Look, we know it’s been mooted for a number of years but we’ve been hearing renewed rumours of a live action version of Akira.

Supposedly, Justin Lin has been approached to direct and after his work on the Fast and Furious franchise, he could be the perfect fit. With that wonderful news, I decided to make Akira my Sunday night movie followed by the promise of a review. So here it is!

While I was watching Akira, I started to get a bit nervy as to how this review was going to pan out. It’s not an easy movie to keep track of and understanding what’s going on takes a few watches and even a read of a few opinions on Reddit.

Either way, I think I have it summed up enough to write something coherent.

The premise of Akira is something we’ve seen before. The evolution of the human race, psychic abilities and gang warfare is something that we’re accustomed to in various forms and for a Manga movie, those kinds of themes are staple.

For something that has biker gangs in it, Akira needed to avoid the slickness of Studio Ghibli and keep it believable. That’s been achieved and you truly get the sense that we’re in a city that’s come out the other end of a World War. The fact that anarchy reigns (almost) free is supported by the grittiness of the images we’re seeing and it really supports the themes Akira is shooting for.

As for the story itself, it’s not the easiest to follow so I hope, if you’ve watched it and don’t quite get it, I can help a little bit. Don’t be fooled though, I had to do the whole Reddit thing and watch it a few times so you’re not alone.

Essentially, it’s a bit of a mix bag of bits and bobs that come together really well. To start with, you’re led to believe that it’s a West Side Story type movie that’s set in Neo-Tokyo, on bikes. We know that won’t be the case though as its Manga and Manga has a love of everything a little exotic. To reinforce that theory, early on in the movie, you catch a glimpse of an elderly looking child that hints at something much bigger than biker gangs.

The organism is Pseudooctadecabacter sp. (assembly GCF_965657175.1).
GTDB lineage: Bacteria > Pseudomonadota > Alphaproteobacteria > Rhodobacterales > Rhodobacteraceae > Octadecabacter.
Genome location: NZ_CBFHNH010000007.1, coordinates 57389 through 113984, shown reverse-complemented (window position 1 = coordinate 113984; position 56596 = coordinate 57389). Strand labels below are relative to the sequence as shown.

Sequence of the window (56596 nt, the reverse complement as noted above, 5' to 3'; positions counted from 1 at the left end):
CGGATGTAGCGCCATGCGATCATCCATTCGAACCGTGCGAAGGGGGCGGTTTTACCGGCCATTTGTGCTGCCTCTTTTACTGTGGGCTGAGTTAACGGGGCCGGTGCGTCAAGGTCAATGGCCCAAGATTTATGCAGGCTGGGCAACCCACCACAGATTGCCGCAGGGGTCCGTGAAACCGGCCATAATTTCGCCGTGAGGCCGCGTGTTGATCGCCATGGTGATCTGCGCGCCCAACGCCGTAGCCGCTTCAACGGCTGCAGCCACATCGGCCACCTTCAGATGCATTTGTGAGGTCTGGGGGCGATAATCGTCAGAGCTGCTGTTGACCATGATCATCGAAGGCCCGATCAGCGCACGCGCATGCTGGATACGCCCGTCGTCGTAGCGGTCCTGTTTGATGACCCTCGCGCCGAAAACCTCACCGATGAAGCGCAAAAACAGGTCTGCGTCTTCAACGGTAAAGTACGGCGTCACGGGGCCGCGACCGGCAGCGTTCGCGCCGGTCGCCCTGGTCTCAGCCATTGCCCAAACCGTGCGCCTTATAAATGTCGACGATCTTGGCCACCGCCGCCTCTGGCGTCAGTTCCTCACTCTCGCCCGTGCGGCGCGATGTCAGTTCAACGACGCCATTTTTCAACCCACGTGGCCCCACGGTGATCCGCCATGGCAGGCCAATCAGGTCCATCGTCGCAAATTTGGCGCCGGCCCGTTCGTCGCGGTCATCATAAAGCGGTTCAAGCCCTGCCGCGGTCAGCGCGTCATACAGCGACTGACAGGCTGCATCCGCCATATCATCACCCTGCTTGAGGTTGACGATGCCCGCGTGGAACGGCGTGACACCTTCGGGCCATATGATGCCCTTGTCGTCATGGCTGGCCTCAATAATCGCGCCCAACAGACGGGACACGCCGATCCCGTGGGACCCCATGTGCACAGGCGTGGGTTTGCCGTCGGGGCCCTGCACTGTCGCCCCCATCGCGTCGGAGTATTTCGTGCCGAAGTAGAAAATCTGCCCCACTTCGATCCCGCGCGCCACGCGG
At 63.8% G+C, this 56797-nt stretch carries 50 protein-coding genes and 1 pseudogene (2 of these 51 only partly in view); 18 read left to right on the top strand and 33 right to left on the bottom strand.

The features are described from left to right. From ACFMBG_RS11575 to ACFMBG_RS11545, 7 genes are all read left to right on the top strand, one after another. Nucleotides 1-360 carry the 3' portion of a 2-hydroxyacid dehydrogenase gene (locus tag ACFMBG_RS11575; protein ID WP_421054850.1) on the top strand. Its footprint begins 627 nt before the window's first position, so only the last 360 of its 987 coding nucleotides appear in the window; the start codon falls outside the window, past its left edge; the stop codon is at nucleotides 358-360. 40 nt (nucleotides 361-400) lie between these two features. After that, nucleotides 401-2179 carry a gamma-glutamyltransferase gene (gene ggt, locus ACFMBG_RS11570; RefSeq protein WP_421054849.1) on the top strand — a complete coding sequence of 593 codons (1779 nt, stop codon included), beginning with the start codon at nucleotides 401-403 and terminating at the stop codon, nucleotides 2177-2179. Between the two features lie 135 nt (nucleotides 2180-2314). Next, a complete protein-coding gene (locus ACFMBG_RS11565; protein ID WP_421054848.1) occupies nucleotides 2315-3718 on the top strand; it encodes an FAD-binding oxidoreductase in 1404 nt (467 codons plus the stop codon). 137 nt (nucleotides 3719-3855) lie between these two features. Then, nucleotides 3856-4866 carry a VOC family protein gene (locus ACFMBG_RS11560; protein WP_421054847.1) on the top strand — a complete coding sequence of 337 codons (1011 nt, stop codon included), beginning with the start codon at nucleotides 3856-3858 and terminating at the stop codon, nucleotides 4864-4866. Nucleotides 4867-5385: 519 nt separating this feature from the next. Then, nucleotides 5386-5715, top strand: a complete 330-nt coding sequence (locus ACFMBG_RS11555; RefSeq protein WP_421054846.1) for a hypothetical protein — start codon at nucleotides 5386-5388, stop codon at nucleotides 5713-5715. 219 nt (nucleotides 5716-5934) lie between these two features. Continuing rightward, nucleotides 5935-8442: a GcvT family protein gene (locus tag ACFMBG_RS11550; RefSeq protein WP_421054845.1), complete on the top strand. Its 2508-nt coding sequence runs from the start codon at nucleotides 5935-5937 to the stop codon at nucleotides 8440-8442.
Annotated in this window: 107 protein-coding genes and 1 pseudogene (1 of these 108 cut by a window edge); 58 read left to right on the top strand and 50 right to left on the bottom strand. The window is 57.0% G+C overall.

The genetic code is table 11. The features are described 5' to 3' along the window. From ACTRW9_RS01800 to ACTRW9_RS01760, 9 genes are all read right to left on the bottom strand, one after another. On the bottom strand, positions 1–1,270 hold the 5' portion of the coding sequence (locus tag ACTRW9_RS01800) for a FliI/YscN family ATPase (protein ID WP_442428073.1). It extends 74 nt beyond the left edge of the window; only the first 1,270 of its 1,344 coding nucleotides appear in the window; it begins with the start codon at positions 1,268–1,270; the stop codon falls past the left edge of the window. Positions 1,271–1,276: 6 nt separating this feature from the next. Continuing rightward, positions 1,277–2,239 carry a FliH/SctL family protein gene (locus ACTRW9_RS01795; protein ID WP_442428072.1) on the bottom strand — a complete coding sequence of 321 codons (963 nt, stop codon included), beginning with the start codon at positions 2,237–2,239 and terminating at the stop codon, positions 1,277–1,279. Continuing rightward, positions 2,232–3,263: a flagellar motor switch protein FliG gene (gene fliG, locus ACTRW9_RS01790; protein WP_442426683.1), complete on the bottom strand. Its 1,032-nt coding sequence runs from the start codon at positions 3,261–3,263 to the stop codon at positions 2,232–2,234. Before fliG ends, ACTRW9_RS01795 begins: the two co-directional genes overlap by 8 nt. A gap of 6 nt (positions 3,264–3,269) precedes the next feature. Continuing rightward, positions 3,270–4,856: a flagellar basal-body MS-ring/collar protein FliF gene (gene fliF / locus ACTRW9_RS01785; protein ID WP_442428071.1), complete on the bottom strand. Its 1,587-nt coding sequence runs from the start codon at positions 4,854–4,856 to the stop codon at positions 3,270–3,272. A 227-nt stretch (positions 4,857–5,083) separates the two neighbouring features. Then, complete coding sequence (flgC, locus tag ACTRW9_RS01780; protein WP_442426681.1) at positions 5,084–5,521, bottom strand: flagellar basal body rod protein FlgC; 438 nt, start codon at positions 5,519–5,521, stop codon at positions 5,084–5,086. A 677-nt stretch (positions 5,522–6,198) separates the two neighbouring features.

From here, things develop slowly and build your understanding at a pace that we’re not used to in animated movies. With a running time of 2 hours, Akira allows you the time to get to know its characters and understand the story as best you can. Something that’s rare in animation.

From that glimpse of the elderly child (one of three Espers – psychic children), Akira starts to move its pieces into place. Once Tetsuo is taken to the facility, you start to see the real theme of the movie. The Espers, in essence were children that were experimented on to release psychic abilities and advance human evolution. Seemingly, that’s worked and Tetsuo is the next subject.

Tetsuo is the embodiment of the themes that Akira aims for and his decline into (almost) madness is borne of his rebellious nature and his need to be treated as an adult or someone that’s simply taken seriously. His story highlights just how easy it is to fall into the role of the villain when you’re hit with the right probes at the right time.

Towards the end of the movie, there is some redemption for Tetsuo but by that point, it’s a little too late. Akira has awoken and as Tetsuo has become too powerful, he has to take him to another dimension. That’s pretty much where it ends and I don’t want to give too much away because it’s a movie you’ll enjoy if you sit down and watch it.

To touch on Tetsuo once more, he’s not a villain. He’s more of an anti-hero that despite committing acts you find difficult to support, it’s hard not to feel for him as you understand what his actions have been borne from. Something summed up wonderfully in Kaneda’s visions of Tetsuo’s past.

It’s one of those films where I’ve only just scratched the surface and there are so many more aspects to it that I want to leave untouched. Themes of messiahs and false messiahs, sacrifice, government control and un-breakable friendships. It’s all there in spades.

All I can say is, if you have two hours, it’s a brilliantly put together movie that deserves your time.

4* - Manganificent

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